Even though it's easy to criticize college basketball's one-and-done system for turning education into a necessary evil, it's important to remember there are players who work to become the exception to that rule.
Shareef Abdur-Rahim, the longtime NBA forward who turned pro in 1996 after one season at California, never gave up on his education. The 35-year-old took classes sporadically throughout his 13-year NBA career and more regularly since he retired, earning a degree in sociology from Cal on Monday with a 3.8 GPA no less.
"I started, so I wanted to at some point finish," Abdur-Rahim told Cal's official athletics site. "I was here a while ago, I had a good freshman year and I left early, but I always had a goal of wanting to come back and finish earning my degree. I just wanted to set an example for my children, younger brothers and sisters and any other younger athletes that left school early."
North Carolina's Vince Carter and Georgetown's Jeff Green are among the underpublicized group of other NBA players who have earned their diplomas despite leaving college early, but few have done it under the circumstances Abdur-Rahim did.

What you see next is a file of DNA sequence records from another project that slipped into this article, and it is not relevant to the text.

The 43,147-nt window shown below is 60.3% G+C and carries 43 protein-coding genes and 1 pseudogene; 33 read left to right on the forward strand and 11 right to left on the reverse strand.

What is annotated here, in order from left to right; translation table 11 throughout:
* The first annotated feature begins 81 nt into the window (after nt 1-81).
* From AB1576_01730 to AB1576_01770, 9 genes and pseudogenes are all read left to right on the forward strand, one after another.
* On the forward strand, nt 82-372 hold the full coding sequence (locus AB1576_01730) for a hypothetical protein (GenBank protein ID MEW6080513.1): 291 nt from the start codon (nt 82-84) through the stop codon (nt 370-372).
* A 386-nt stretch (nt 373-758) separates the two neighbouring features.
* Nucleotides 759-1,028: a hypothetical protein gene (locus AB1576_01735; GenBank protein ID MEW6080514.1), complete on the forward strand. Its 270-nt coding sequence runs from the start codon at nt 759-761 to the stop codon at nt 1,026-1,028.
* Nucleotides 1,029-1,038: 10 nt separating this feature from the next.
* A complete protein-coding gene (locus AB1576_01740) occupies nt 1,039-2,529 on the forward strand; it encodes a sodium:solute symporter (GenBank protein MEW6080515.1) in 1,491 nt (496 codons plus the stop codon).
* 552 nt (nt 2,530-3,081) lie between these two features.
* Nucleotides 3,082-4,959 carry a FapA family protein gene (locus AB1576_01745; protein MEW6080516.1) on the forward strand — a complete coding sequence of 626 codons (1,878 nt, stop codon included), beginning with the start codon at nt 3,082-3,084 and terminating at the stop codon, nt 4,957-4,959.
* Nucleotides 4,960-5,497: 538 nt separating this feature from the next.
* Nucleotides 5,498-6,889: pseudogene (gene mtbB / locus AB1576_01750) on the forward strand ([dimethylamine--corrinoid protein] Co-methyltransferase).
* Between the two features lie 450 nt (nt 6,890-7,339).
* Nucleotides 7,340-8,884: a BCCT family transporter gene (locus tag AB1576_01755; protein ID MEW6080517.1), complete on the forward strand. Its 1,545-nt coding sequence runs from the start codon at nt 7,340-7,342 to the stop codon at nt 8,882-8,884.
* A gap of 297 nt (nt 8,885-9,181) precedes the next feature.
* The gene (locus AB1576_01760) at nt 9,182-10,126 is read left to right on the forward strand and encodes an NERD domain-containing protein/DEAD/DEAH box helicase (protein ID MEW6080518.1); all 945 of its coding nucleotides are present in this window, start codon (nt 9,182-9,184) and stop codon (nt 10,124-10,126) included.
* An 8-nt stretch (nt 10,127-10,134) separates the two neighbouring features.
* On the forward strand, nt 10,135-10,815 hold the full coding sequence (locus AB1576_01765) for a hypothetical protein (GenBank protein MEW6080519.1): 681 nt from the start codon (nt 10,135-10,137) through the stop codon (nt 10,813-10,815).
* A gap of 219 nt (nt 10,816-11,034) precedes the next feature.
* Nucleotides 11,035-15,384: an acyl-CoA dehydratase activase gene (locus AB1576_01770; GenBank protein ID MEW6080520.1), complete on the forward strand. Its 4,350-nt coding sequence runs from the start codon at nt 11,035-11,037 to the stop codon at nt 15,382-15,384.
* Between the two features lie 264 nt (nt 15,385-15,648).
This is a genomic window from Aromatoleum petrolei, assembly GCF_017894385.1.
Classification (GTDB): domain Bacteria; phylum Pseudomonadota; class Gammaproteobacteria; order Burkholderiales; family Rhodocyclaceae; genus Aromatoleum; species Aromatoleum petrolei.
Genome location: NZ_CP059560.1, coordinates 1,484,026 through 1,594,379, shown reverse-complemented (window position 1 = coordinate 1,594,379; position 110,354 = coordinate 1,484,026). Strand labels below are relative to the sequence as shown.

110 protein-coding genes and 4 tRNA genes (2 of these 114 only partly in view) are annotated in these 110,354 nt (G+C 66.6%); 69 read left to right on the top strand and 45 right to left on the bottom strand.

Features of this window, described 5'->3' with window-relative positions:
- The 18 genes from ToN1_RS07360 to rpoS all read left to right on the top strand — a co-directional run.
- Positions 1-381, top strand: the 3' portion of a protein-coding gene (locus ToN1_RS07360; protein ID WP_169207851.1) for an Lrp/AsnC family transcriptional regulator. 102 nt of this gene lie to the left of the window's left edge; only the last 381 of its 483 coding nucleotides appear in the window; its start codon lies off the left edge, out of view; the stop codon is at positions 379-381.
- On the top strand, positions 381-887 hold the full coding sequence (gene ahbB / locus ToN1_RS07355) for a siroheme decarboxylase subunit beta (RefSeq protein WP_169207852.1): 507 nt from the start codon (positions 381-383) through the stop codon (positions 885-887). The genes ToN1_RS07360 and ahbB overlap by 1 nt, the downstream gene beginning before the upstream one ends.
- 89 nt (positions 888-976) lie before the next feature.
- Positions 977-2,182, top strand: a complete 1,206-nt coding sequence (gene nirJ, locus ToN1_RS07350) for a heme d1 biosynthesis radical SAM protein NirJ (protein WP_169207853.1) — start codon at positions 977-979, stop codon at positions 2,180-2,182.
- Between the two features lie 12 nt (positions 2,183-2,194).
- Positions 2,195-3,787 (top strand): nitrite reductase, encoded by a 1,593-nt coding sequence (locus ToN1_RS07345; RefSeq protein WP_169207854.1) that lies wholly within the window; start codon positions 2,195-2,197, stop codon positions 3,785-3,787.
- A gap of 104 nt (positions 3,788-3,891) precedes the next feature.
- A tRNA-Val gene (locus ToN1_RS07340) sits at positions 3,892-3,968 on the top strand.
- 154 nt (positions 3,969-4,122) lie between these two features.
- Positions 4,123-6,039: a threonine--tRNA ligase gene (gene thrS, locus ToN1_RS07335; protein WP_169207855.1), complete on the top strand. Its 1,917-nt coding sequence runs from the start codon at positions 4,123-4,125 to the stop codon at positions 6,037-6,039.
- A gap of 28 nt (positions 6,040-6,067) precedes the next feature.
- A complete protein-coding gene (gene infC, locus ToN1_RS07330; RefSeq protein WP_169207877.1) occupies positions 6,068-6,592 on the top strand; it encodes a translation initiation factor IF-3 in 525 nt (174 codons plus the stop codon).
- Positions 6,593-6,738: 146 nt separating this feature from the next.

Not many players would be dedicated enough to take the equivalent of three full years of classes after being selected No. 3 overall in the 1996 NBA draft and making millions of dollars a year for more than a decade. And not many players would make the commute between Sacramento and Berkeley for classes the past couple years while also serving as the assistant general manager for the Kings.
It's fitting that Abdur-Rahim would be the one to buck that trend because he never wanted to leave Cal in the first place. Even after scoring 21 points per game as a freshman and being named Pac-10 Player of the Year, Abdur-Rahim changed his mind several times before entering the draft, ultimately turning pro because it was the financially responsible decision.
"If it was just for myself, I'd rather be at Cal," Abdur-Rahim told the San Francisco Chronicle in May 1996. "But my mother has sacrificed all her life for me. My father has sacrificed all his life for me. It's because of my interest in helping my family's financial interests.''
In 2001, Abdur-Rahim founded the Future Foundation, which supports disadvantaged youth in the former All-Star's home state of Georgia in order to increase their options for post-secondary education. Now he'll be able to tell the kids he works with that they should follow in his footsteps and get their college degree.
"Cal is one of the great institutions in the world," Abdur-Rahim said. "To be able to say I went through the process of being educated here is awesome."
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